Schenectady County

Alco redevelopment gets mixed reviews

The Metroplex Development Authority’s proposed $200 million, 10-year redevelopment of the former Alc

The Metroplex Development Authority’s proposed $200 million, 10-year redevelopment of the former Alco site on Erie Boulevard was endorsed Monday by environmental advocates but got only a lukewarm review by the site’s major tenant.

Metroplex held a public hearing Monday night at which five people addressed a report on the plan. Public comments will be taken through March 12. The Metroplex board plans to adopt a final impact statement on April 12 and will issue its findings April 28. Metroplex has posted the draft impact statement on its Web site.

Ruth Bonn of the Schenectady County Environmental Advisory Council endorsed the redevelopment of the site, which she called a wasteland at the entrance to the city of Schenectady.

She also urged Metroplex, which is serving as lead agency on the environmental review, to exercise care in cleaning up the site. A majority of the site contains petroleum contamination and a portion of the site contains chlorinated solvents. The contaminated materials have to be dug up and removed off-site before any construction can begin, according to the report.

Jim Stori, president of STS Steel, a major tenant at the former Alco site, now known as the Nott Street Industrial Park, said he is concerned the project could hurt his company in the long term. His company has options to buy land at the site reserved for retail and commercial buildings under the redevelopment project.

“We are not against progress, but progress should not be at the expense of local jobs,” Stori said. STS fabricates steel and employs 60 people.

Richard Steinbrenner, chairman of the Alco Historical and Technical Society, urged the creation of a heritage museum for Alco at the site. Alco was responsible for bringing many people to the area for employment and once was the largest company in New York state.

Alco is an acronym for American Locomotive Corp., which owned and operated the site between 1901 and 1970, when it went out of business. It built locomotives for much of its history and military hardware during World War II. The site itself has been occupied for approximately 125 years.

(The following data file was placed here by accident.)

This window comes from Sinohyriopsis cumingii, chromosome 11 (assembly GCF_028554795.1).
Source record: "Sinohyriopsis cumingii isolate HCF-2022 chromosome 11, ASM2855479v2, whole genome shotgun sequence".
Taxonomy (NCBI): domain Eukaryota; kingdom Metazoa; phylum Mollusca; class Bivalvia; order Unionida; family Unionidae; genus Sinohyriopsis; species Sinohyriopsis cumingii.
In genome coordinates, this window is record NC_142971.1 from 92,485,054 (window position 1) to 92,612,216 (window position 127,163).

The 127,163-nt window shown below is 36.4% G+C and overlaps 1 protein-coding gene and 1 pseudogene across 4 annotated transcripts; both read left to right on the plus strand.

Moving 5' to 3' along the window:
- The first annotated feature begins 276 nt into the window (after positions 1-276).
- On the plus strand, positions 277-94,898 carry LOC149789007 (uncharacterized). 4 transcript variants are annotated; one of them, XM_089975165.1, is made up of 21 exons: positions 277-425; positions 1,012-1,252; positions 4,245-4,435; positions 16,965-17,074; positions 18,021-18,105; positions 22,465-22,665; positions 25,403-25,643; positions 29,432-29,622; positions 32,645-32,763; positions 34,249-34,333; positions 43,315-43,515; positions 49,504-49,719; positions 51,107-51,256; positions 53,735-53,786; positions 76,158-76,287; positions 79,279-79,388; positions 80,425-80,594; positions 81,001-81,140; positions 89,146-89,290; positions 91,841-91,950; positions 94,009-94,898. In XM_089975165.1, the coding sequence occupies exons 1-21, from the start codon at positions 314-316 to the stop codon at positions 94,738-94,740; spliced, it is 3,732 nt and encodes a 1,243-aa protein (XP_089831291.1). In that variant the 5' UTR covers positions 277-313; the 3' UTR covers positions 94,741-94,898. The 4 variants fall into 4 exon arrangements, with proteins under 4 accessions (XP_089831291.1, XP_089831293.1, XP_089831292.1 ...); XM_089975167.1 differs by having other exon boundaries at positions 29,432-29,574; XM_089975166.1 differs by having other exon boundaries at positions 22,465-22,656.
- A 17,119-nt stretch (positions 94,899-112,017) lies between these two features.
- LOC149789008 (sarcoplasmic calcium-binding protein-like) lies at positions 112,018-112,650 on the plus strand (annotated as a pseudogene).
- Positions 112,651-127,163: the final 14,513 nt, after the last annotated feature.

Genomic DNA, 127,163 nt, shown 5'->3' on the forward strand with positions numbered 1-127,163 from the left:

Metroplex Chairman Ray Gillen said the $200 million figure represents a maximum effort to redevelop the 60-acre site and that the final investment will depend on economic conditions. “This is the development plan that is being proposed for the site and it obviously depends on market conditions, but we are committed to the plan and are moving forward,” he said.

The redevelopment proposal envisions the construction of 500 one- to four-bed apartments on 10 acres, plus the construction of a 125-ed sales and resales of apartments would generate approximately $10 million per year, according to the report.

Also proposed is 450,000 square feet of office space and space for research and development companies, built on 50 acres of the site. By comparison, the Golub headquarters on Maxon Road, a former Alco site, is 260,000 square feet. Retail, primarily representing small service businesses, would occupy 75,000 square feet at the site.

“We have had hotel developers look at the site and we have shown the site to [residential] developers,” Gillen said.

Redevelopment of the site would create approximately 1,000 mixed-use office jobs and approximately 250 retail jobs, said the report. In addition, redevelopment would increase the city’s tax base. City officials said the Alco site is currently assessed at less than one-seventh of the value of adjacent properties.

As part of the site’s redevelopment, some of the structures on the property would be demolished. Metroplex will use a Restore New York grant to demolish dilapidated buildings, opening a 1.5-mile stretch of the site to the Mohawk River waterfront.

The site contains 14 buildings, ranging in size from 1,500 square feet to 200,000 square feet, many of them former industrial buildings and large warehouse buildings. Many are in poor condition.

The site also contains a working nuclear reactor, operated by RPI. The facility generates about 100 watts of power, using low-grade uranium.

Gillen said some of the structures will be saved, primarily those closely linked to Alco’s former presence there. Some are eligible for listing on the State and National Register. He would not address the fate of the nuclear reactor.

The Schenectady Industrial Corp. currently owns 80 percent of the site, private tenants the remainder. The report includes a price of $8 million to acquire the property.

Current tenants STS Schenectady, Automated Dynamics and Advanced Energy Conversions will remain on the site following its redevelopment, Gillen said.

The draft environmental impact statement indicates a need to make some improvements to Erie Boulevard, but that otherwise the site contains adequate sewer and water services and that city emergency services can adequately handle an increase in coverage to the area.

The redevelopment of the site, according to the report, would enhance the look of Erie Boulevard and the Mohawk River waterfront by demolishing dilapidated, vacant, and underdeveloped buildings and adding new residential, commercial and office space.

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